This is an Apple TV+ Original Series that dives straight into the seriously odd and twisted world of writer Emily Dickinson (Hailee Steinfield). It’s an interesting time piece that isn’t exactly too insane about being period accurate. It throws some modern attitude and music into the mix. I actually found that sort of fun, adding a bit of wonder to the various situations that Emily found herself in.
It’s definitely aiming to provide some levels of humor, and comments on that point in history. I’m not sure if it’s necessarily an entirely accurate portrayal, though from some slight research it does seem to be hitting the key points correctly. I’m not sure that particularly matters, but it’s something worth noting for those that find that aspect to be important. I found this initial season to be rather interesting, it sets up a number of characters and has a clear narrative arc to it.
It would be great to see more of it, at the same time I’m quite satisfied with the story that’s been told thus far. It’s quite interesting to see this foreground sense of realism and just the general lives of the Dickinson family. That’s then matched with this dreary and dark out worldly presence in the backdrop.
The strange state of thought that this poet is constantly in, and they have some fun with that. I did feel that they could have played with the relationship elements a bit more. Definitely some juicy moments in this one, though some of the latter situations could have been fleshed out more over perhaps another season. It just felt like some aspects were rushed there.
I felt that the heart of this series was definitely with Emily, and Steinfeld’s great performance. She’s just wonderful here, being a bizarre and quirky presence throughout. Now, with that I did feel that some rougher performances were present.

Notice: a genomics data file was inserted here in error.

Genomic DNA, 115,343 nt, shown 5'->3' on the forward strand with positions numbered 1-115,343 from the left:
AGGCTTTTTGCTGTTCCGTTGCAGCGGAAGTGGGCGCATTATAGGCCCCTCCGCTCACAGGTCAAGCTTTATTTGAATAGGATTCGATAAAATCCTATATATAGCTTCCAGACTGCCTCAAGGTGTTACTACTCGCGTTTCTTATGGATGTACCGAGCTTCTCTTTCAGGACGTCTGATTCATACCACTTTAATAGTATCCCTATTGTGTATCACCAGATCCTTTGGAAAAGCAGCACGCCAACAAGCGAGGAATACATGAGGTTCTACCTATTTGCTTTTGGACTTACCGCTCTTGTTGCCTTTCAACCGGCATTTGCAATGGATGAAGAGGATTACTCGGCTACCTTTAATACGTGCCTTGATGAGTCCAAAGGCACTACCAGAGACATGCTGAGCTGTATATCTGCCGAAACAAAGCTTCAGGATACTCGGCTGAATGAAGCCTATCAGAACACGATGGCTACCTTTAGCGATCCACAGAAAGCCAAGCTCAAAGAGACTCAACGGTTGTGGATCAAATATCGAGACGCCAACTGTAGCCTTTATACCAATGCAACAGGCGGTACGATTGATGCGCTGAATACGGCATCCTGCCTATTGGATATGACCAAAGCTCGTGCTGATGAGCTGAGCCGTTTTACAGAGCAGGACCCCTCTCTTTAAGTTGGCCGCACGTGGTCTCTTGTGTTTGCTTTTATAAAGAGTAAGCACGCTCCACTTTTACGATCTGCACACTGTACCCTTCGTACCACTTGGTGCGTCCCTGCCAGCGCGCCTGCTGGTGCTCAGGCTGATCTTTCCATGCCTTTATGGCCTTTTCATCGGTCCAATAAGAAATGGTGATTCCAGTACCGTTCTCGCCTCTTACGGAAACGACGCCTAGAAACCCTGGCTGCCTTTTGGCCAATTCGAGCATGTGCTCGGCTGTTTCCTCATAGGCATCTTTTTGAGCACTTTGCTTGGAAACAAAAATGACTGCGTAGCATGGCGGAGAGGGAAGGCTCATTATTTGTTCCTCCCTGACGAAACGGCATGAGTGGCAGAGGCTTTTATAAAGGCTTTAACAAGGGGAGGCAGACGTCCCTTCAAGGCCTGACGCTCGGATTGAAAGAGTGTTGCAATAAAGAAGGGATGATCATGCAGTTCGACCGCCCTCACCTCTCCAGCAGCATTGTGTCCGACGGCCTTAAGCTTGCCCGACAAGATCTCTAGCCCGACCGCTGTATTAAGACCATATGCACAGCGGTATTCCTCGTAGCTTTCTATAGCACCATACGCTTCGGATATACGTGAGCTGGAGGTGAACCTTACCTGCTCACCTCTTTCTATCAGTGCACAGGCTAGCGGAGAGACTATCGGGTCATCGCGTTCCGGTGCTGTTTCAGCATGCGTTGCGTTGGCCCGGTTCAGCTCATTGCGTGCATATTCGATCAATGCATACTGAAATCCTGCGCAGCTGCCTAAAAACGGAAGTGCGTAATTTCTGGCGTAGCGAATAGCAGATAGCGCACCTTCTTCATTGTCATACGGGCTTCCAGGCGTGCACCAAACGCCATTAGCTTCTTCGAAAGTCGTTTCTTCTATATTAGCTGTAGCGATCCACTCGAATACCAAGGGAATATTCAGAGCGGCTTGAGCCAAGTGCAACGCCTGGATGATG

Jane Krakowski’s Mrs. Dickinson felt very stilted which is odd as she’s usually such a natural blend in within other works I’ve seen her perform in. There are other secondary characters that are also somewhat awkward in their performances, and it does stick out. I felt that generally they nailed the aesthetic and style of the times. The places came across as authentic, and large enough in scale.
Most of this does take place within their estate, but they use the spaces effectively to paint a picture of how this rich family lived their lives. That’s also present within the solid costume work, which I thought was worth mentioning. They have some very interesting looks, particularly in the party situations that appear.
Dickinson Season 1 is a really great dive into one twisted world that Emily Dickinson sees, one delivered largely through Steinfeld’s excellent and quirky performance. She really does take point here, and most of the time others are trying to keep up which is interesting. This show definitely has a good sense of dark humor to it, and I enjoyed that.
It’s a lot of fun, with a good balance of laughs and drama as well. There are many surprising moments to it that should keep you guessing along the way. I will once again note that some of the acting was a bit awkward here, but for the most part this flowed very well for an enjoyable time. I was definitely engaged in viewing this one through.
It’s got solid pacing, an interesting selection of characters and a neat showcase of time passing. It hits the mark for the period, while also throwing some modern elements on it to spruce things up. Just keep in mind that this isn’t necessarily trying to be an accurate portrayal of that time, it’s having fun with the odd life of this individual in a rather unique sort of way. It works, and I certainly enjoyed this one.
Dickinson Season 1 Review at Home with Streamed Viewing
Screening was Provided by Apple